I do have some serious concerns about this novel. I will wait to address those in a later post. For now I will dwell on the beautiful, purpose giving theme of stories arming us to handle the real life challenges that all of us will certainly encounter. “The Kits of the antler wood knew the stories she had to tell. And while the world was changing, growing scarier with each passing moon, that thought brought some small comfort to her heart.” And it brings some small comfort to me as well, to know that my young readers are likewise armed with the stories my library has steeped them in since early childhood. Long live the library!

  4. Brooke Shirts says:

    I love how this novel takes classic horror tropes and maps them onto the animal world. We’ve got a zombie outbreak (Miss Vix and the “yellow stench”), an attack by the almost Lovecraftian golgathursh, body horror courtesy of Beatrix Potter, and even a shout-out to the Stepford Wives. Love it.

    I’ve seen a lot of readers compare this novel to “A Tale Dark and Grimm,” and structurally, that may be true, but I think the character arcs of Mia and Uly are far stronger than Hansel & Gretel’s (especially Uly’s, whose disability and history of being bullied are handled deftly). Their decision to come together as a team isn’t one that is made lightly or in much of a hurry; even as an adult reader who could see the writing on the wall, I was kept guessing about whether or not they would still be together by the novel’s end. Their happy ending seems not only hard won but precarious, and therefore all the more precious.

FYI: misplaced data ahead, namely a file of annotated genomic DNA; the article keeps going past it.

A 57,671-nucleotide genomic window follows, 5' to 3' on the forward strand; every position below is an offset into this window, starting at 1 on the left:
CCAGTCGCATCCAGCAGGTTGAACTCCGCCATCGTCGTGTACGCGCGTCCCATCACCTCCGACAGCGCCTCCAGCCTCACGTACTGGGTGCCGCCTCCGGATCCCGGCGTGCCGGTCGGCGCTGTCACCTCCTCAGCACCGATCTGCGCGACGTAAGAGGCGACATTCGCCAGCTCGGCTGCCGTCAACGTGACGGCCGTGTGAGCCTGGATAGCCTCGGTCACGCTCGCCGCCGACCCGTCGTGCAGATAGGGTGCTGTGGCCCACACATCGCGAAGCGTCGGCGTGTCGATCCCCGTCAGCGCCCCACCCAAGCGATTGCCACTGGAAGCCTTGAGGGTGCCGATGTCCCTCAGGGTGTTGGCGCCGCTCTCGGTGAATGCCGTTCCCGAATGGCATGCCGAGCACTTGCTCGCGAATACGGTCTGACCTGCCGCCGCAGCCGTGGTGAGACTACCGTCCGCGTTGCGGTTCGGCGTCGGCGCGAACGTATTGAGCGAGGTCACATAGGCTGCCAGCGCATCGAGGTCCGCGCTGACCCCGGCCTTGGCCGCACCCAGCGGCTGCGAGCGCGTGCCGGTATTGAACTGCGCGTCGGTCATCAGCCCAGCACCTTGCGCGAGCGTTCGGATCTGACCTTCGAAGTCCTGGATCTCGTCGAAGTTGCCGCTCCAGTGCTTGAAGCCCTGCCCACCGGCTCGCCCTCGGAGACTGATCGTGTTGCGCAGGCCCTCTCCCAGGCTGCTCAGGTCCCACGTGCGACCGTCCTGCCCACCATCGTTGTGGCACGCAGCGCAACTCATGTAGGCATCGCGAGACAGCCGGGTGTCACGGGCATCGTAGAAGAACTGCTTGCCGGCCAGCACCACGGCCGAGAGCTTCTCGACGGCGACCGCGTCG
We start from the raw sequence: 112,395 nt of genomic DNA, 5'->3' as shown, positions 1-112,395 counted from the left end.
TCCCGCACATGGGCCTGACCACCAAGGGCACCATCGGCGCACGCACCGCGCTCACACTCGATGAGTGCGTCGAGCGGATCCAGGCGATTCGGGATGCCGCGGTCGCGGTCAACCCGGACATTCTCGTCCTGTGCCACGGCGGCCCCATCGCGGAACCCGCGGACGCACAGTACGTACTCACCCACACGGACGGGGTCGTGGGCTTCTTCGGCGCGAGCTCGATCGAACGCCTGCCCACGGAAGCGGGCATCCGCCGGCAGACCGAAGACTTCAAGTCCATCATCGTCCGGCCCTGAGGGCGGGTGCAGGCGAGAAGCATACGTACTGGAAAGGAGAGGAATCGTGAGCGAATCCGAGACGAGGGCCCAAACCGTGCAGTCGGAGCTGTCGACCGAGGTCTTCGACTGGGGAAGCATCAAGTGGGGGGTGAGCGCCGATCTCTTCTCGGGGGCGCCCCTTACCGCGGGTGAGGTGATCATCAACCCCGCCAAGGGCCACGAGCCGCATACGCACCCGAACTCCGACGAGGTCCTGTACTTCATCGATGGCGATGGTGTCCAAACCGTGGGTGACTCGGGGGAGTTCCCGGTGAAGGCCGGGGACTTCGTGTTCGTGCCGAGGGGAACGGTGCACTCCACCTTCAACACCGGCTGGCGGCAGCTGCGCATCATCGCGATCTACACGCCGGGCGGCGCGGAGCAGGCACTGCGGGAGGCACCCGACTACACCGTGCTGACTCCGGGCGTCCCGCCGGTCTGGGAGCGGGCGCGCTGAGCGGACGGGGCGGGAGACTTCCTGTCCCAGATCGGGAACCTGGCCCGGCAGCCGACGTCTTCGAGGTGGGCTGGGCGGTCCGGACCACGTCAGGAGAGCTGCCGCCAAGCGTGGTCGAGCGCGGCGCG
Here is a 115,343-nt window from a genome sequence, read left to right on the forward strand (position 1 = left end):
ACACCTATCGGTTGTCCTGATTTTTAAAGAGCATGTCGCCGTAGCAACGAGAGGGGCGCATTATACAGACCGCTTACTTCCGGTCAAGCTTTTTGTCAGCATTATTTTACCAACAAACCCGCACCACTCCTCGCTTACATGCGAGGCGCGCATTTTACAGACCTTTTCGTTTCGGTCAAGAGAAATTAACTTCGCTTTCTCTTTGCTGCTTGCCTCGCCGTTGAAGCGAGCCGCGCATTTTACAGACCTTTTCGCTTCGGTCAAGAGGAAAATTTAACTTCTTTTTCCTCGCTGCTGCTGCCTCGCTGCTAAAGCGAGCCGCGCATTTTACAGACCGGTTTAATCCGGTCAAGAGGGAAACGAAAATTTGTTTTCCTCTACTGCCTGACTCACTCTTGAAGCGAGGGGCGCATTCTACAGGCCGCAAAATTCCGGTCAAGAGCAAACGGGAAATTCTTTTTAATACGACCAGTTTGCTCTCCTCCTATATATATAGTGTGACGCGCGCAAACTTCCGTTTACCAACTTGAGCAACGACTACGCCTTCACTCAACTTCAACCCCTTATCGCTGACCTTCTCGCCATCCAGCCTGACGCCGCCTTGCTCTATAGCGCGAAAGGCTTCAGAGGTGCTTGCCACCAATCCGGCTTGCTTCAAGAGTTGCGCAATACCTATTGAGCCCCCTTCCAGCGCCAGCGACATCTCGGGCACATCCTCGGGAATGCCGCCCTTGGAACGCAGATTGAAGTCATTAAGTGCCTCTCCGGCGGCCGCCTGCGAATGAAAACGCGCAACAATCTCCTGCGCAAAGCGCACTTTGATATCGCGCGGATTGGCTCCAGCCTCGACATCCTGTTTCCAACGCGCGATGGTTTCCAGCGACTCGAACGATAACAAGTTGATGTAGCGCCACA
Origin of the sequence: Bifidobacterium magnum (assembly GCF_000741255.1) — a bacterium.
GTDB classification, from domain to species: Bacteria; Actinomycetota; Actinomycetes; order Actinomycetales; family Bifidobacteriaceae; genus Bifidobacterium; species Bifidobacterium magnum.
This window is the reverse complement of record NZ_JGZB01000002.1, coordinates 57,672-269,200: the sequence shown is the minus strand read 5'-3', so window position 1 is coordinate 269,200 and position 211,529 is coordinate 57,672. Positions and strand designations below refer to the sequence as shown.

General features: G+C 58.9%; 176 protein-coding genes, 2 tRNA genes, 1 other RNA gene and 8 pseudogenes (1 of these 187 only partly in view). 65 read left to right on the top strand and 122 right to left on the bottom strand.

The language Heidicker employs here is also incredibly lush and beautiful! Even though the entire setting basically amounts to “a forest,” he creates a variety of diverse landscapes, each bursting with finely detailed sensory descriptions. Zombies notwithstanding, it made me itch to be walking through the spooky Antler Wood myself!

  5. Molly Sloan says:

    I agree that the language in this book is rich and beautiful I read this story aloud to my family on a long car ride over winter break and we were all enthralled. The stage being set in the opening chapter on those black pages, “a cloud slid off the moon and shadows reared up around the cavern.” (p. 5) We loved the cliffhanger endings that brought us back to the mysterious storyteller. The big reveal of the storyteller(s)’ identity in the end was pitch perfect. The language was delicious and kept us turning the pages. We also really loved the elevated, suspenseful language juxtaposed with the “shrew barf” and other modern kid language. That contrast was humorous and spot on for kids. I was all in on this book–I loved the language, the distinct and compelling characters, the unusual genre for kids. The fully realized “Antler Wood” the foxes inhabited was a distinguished setting.